Broadway Theatre

209 S. Tryon Street,
Charlotte, NC 28244

Unfavorite 1 person favorited this theater

Additional Info

Previously operated by: Paramount Pictures Inc., Warner Bros. Circuit Management Corp.

Previous Names: Fox Theatre

Nearby Theaters

Broadway Theatre

The Broadway Theatre opened on March 9, 1915 and was one of three ornate first run movie theaters in downtown Charlotte. It had a narrow auditorium with a balcony and had an ornate plaster dome from which hung a large crystal chandelier. When operated by Warner Bros. it was the first in town to install equipment for sound movies for a January 1927 run of “Don Juan”, and later that year an incredible seven week run of “The Jazz Singer”.

Operated in the 1940’s by Paramount Pictures Inc. through their subsidiary H.F. Kincey. Movies played until the mid-1950’s and their was a brief name change to the Fox Theatre but the theater closed and was razed in 1958. A large office building now stands in its place.

Contributed by Mark Huffstetler

Recent comments (view all 8 comments)

hiskid on August 11, 2008 at 3:28 pm

My brother was cast in a movie in Charlotte, NC, when he was in about 3rd grade. This would have been around 1944. He played the leader of a boys' gang. It showed at the Broadway Theatre. How can I find out the name of the movie and something about it?

ncmark on November 30, 2008 at 5:46 pm

The Broadway was a Warner Brothers house in the 20’s which explains the early conversion to sound movies. I found one report in the local media from the 50’s stating that it was the 5th theater in the country to put in the vitaphone sound system but I’m not sure how accurate that is – Charlotte was a very small market back then.

Their was an earlier theater in Charlotte called the Broadway that also showed movies. It stood at 15 W. Trade Street and operated in the teens and early 20’s.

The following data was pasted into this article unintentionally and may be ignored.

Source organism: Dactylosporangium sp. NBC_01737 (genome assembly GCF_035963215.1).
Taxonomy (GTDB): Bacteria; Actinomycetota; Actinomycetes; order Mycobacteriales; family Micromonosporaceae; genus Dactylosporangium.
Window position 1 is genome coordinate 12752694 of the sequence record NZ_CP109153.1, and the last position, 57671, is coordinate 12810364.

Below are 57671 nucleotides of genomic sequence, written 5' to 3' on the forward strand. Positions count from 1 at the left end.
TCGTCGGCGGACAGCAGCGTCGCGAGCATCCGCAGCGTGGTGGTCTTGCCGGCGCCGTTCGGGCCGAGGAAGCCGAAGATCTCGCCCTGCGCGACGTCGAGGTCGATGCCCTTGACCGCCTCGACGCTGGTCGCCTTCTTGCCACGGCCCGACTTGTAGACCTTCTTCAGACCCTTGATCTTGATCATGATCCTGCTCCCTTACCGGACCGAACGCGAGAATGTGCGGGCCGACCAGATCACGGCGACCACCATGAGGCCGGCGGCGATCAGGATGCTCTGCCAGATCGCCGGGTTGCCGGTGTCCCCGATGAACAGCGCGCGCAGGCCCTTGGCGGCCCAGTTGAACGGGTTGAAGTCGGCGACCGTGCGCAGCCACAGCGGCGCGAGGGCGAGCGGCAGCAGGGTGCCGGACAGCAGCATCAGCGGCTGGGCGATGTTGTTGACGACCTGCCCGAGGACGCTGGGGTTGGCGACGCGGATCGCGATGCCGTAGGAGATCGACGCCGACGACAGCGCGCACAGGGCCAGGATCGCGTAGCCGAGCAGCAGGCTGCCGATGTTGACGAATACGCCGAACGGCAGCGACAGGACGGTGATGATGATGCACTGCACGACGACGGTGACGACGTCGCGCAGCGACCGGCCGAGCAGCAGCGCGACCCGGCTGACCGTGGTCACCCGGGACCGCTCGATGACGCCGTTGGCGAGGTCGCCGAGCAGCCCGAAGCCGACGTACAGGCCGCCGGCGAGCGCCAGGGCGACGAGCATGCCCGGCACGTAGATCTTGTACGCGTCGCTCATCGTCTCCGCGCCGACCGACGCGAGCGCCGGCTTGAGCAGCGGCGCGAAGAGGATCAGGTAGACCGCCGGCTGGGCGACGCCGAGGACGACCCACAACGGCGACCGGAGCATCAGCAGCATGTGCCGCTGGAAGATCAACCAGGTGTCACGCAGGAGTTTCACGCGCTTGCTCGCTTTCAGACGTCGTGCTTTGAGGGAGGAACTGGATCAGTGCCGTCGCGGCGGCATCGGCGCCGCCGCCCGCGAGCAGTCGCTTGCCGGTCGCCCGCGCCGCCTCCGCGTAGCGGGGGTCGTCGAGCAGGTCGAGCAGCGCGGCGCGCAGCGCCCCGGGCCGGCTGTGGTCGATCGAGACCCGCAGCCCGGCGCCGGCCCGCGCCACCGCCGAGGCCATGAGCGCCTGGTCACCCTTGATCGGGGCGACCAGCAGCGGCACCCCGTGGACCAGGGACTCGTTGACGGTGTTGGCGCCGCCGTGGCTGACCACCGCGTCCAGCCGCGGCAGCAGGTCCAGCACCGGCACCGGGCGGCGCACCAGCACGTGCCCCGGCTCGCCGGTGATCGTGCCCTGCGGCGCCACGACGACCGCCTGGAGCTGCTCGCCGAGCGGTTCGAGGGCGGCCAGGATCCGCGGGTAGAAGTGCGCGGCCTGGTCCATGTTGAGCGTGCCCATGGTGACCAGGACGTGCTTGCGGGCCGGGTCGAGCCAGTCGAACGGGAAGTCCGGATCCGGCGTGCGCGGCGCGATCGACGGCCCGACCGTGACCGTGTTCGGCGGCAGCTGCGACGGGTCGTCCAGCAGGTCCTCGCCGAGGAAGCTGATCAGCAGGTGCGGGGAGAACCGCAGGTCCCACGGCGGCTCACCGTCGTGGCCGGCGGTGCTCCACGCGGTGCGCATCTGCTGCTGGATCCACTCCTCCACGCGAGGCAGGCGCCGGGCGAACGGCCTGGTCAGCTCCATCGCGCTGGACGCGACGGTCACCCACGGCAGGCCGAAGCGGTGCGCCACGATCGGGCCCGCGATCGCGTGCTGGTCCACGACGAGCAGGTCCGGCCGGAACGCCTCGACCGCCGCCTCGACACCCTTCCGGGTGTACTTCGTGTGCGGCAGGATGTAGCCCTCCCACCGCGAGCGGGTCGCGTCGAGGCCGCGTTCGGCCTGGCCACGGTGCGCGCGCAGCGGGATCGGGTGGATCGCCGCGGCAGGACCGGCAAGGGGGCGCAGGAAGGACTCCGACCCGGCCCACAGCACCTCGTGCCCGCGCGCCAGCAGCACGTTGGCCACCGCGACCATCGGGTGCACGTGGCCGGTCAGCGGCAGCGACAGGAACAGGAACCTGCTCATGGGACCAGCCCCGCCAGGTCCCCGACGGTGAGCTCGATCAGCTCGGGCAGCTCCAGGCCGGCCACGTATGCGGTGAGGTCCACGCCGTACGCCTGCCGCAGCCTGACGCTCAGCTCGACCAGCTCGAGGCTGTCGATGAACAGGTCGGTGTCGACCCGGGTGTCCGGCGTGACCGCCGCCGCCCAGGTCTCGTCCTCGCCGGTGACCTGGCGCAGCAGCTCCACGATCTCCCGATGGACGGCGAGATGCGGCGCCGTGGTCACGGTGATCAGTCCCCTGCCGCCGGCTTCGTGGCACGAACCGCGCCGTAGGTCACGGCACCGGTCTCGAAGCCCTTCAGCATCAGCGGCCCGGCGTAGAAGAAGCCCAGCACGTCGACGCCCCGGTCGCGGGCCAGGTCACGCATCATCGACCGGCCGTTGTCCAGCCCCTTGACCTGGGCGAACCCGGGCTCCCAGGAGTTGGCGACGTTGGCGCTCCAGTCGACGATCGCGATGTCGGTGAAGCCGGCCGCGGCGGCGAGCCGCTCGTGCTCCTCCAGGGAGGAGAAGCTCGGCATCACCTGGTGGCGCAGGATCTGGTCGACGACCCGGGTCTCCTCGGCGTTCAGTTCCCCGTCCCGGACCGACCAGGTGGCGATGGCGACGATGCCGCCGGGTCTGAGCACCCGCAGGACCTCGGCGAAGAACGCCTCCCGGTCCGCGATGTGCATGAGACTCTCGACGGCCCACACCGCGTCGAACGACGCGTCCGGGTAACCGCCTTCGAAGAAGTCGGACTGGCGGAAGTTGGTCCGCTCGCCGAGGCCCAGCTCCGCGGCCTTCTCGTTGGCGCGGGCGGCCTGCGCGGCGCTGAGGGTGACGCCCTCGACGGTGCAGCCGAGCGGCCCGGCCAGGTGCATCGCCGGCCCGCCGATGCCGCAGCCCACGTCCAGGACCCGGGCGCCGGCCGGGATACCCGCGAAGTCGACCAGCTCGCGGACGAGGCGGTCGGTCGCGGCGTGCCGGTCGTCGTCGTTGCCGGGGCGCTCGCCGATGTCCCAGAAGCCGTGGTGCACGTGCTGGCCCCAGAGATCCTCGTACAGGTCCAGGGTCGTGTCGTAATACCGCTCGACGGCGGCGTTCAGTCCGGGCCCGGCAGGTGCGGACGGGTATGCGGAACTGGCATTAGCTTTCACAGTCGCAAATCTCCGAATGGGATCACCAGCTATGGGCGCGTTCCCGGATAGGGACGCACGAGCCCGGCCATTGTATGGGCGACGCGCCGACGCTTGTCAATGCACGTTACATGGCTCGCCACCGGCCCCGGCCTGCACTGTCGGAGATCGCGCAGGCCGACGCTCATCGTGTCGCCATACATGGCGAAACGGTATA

Joe Vogel
Joe Vogel on December 3, 2009 at 3:38 am

The Broadway Theatre closed in June, 1952, and reopened as the Fox on March 6, 1953. The new operator was H.B. Meiselman, who ran a small regional circuit. The house was renovated and seating was reduced from 1,200 to 1000, according to a brief article in Boxoffice of March 14, 1953.

The June 26, 1926, issue of The Reel Journal said that H.L. Royster, managing director of Warner’s Broadway Theatre in Charlotte, was offering reserved seats for a 12-week summer season of movies and stage productions at the house. Royster said “…Charlotte citizens will be offered the best and latest New York musical comedy plays at the Broadway, starting Monday, June 7, with a change of program in both photoplays and stage plays on Mondays and Thursdays.”

PatriciaCarol on November 9, 2010 at 9:51 pm

To Beckymae, most likely this was the film always titled “The Kidnappers Foil” by Melton Barker Productions. See some good information at this web site:

PatriciaCarol on November 9, 2010 at 10:05 pm

Edward Marks was the assistant manager at The Broadway in 1947. I believe at that time it was operated/owned by Wilby-Kincey.

PatriciaCarol on December 16, 2010 at 11:21 pm

The Broadway also was known for its girlie stage shows or ‘Hootchi-Kootchi’ shows (did I spell that right – who even says “Hootchi-Kootchi” anymore???? Besides me, that is).

ncmark on December 26, 2020 at 2:54 pm

Several pictures and ads shown for this theatre are actually for the original Broadway Theater that stood at 15 West Trade street and operated from 1915 until the early 20’s. The Broadway Theatre at 209 S. Tryon was opened on March 16, 1925.

You must login before making a comment.

New Comment

Subscribe Want to be emailed when a new comment is posted about this theater?
Just login to your account and subscribe to this theater.